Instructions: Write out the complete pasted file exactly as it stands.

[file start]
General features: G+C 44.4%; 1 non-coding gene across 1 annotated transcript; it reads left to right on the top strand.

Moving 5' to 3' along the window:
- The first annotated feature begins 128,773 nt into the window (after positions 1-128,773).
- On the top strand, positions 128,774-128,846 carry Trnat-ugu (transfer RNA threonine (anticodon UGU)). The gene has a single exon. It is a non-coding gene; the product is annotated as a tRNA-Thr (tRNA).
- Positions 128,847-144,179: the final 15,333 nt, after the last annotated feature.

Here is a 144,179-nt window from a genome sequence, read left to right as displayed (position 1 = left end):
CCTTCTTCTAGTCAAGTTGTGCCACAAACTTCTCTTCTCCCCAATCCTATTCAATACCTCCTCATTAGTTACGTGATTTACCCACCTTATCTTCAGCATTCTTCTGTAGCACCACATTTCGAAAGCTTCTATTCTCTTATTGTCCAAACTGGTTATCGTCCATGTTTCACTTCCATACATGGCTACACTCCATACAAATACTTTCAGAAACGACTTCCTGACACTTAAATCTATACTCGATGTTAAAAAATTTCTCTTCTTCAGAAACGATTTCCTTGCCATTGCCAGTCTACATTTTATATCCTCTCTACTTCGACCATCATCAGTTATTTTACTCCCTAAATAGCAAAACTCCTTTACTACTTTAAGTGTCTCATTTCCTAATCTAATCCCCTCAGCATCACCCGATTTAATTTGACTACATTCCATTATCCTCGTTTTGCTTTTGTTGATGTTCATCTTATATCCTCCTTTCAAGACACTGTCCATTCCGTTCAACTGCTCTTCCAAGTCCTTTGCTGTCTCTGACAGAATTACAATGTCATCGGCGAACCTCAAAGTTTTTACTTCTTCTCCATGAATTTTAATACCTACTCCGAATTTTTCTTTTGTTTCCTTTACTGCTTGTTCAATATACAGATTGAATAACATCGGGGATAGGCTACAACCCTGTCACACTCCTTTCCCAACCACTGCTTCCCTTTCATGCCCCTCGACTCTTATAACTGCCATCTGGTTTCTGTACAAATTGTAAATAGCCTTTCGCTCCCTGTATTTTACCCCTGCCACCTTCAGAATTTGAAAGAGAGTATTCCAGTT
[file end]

General features: G+C 44.4%; 1 non-coding gene across 1 annotated transcript; it reads left to right on the top strand.

Moving 5' to 3' along the window:
- The first annotated feature begins 128,773 nt into the window (after positions 1-128,773).
- On the top strand, positions 128,774-128,846 carry Trnat-ugu (transfer RNA threonine (anticodon UGU)). The gene has a single exon. It is a non-coding gene; the product is annotated as a tRNA-Thr (tRNA).
- Positions 128,847-144,179: the final 15,333 nt, after the last annotated feature.

Here is a 144,179-nt window from a genome sequence, read left to right as displayed (position 1 = left end):
CCTTCTTCTAGTCAAGTTGTGCCACAAACTTCTCTTCTCCCCAATCCTATTCAATACCTCCTCATTAGTTACGTGATTTACCCACCTTATCTTCAGCATTCTTCTGTAGCACCACATTTCGAAAGCTTCTATTCTCTTATTGTCCAAACTGGTTATCGTCCATGTTTCACTTCCATACATGGCTACACTCCATACAAATACTTTCAGAAACGACTTCCTGACACTTAAATCTATACTCGATGTTAAAAAATTTCTCTTCTTCAGAAACGATTTCCTTGCCATTGCCAGTCTACATTTTATATCCTCTCTACTTCGACCATCATCAGTTATTTTACTCCCTAAATAGCAAAACTCCTTTACTACTTTAAGTGTCTCATTTCCTAATCTAATCCCCTCAGCATCACCCGATTTAATTTGACTACATTCCATTATCCTCGTTTTGCTTTTGTTGATGTTCATCTTATATCCTCCTTTCAAGACACTGTCCATTCCGTTCAACTGCTCTTCCAAGTCCTTTGCTGTCTCTGACAGAATTACAATGTCATCGGCGAACCTCAAAGTTTTTACTTCTTCTCCATGAATTTTAATACCTACTCCGAATTTTTCTTTTGTTTCCTTTACTGCTTGTTCAATATACAGATTGAATAACATCGGGGATAGGCTACAACCCTGTCACACTCCTTTCCCAACCACTGCTTCCCTTTCATGCCCCTCGACTCTTATAACTGCCATCTGGTTTCTGTACAAATTGTAAATAGCCTTTCGCTCCCTGTATTTTACCCCTGCCACCTTCAGAATTTGAAAGAGAGTATTCCAGTT